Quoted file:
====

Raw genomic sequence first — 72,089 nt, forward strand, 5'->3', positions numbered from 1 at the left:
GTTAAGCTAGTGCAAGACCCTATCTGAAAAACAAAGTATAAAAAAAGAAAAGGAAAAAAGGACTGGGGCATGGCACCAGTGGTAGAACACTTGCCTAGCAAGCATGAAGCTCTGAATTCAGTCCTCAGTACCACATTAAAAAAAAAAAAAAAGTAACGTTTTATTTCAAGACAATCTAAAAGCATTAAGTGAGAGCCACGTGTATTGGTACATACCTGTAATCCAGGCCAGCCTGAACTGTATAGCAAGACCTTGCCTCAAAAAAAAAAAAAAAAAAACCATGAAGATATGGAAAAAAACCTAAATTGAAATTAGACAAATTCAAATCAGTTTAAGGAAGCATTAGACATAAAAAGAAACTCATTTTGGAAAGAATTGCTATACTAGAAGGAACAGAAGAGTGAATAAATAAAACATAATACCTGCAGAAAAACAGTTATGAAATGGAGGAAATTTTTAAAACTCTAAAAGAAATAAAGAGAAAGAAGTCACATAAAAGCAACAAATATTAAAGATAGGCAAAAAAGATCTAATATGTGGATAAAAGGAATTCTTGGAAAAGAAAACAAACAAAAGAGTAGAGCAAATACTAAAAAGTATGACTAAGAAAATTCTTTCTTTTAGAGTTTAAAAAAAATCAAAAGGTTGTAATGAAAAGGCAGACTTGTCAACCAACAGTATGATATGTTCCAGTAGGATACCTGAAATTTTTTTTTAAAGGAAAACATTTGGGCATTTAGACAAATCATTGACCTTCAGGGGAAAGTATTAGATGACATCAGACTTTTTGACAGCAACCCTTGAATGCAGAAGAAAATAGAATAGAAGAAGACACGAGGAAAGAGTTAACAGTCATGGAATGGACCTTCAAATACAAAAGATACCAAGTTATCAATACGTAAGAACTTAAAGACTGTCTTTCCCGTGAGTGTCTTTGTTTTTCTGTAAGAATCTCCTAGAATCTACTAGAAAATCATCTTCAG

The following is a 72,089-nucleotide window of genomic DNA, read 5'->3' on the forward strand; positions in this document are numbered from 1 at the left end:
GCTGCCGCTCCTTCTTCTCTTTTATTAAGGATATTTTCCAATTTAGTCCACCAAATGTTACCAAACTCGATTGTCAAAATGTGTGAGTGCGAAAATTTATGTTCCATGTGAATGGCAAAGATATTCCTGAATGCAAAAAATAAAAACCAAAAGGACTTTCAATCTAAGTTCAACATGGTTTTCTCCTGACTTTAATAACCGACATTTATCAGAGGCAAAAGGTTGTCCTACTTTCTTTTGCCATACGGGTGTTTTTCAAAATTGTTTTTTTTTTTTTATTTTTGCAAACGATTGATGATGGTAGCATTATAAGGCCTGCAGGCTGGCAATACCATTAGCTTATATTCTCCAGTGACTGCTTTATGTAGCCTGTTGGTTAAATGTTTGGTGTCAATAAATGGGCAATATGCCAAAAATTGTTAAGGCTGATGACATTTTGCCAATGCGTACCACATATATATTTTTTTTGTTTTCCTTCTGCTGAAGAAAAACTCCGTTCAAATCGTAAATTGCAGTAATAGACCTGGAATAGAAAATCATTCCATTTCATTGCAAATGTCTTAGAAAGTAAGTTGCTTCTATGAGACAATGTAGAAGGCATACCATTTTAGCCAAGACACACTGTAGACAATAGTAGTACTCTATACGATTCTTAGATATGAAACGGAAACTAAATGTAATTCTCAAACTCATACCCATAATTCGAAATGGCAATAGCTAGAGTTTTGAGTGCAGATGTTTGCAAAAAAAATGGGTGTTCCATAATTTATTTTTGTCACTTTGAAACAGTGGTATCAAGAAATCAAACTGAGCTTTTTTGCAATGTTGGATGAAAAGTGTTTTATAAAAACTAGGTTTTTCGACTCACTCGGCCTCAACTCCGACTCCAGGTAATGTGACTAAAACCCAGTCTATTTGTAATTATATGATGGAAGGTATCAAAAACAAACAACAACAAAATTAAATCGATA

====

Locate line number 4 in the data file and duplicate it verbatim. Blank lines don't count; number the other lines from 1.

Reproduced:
GCTGCCGCTCCTTCTTCTCTTTTATTAAGGATATTTTCCAATTTAGTCCACCAAATGTTACCAAACTCGATTGTCAAAATGTGTGAGTGCGAAAATTTATGTTCCATGTGAATGGCAAAGATATTCCTGAATGCAAAAAATAAAAACCAAAAGGACTTTCAATCTAAGTTCAACATGGTTTTCTCCTGACTTTAATAACCGACATTTATCAGAGGCAAAAGGTTGTCCTACTTTCTTTTGCCATACGGGTGTTTTTCAAAATTGTTTTTTTTTTTTTATTTTTGCAAACGATTGATGATGGTAGCATTATAAGGCCTGCAGGCTGGCAATACCATTAGCTTATATTCTCCAGTGACTGCTTTATGTAGCCTGTTGGTTAAATGTTTGGTGTCAATAAATGGGCAATATGCCAAAAATTGTTAAGGCTGATGACATTTTGCCAATGCGTACCACATATATATTTTTTTTGTTTTCCTTCTGCTGAAGAAAAACTCCGTTCAAATCGTAAATTGCAGTAATAGACCTGGAATAGAAAATCATTCCATTTCATTGCAAATGTCTTAGAAAGTAAGTTGCTTCTATGAGACAATGTAGAAGGCATACCATTTTAGCCAAGACACACTGTAGACAATAGTAGTACTCTATACGATTCTTAGATATGAAACGGAAACTAAATGTAATTCTCAAACTCATACCCATAATTCGAAATGGCAATAGCTAGAGTTTTGAGTGCAGATGTTTGCAAAAAAAATGGGTGTTCCATAATTTATTTTTGTCACTTTGAAACAGTGGTATCAAGAAATCAAACTGAGCTTTTTTGCAATGTTGGATGAAAAGTGTTTTATAAAAACTAGGTTTTTCGACTCACTCGGCCTCAACTCCGACTCCAGGTAATGTGACTAAAACCCAGTCTATTTGTAATTATATGATGGAAGGTATCAAAAACAAACAACAACAAAATTAAATCGATA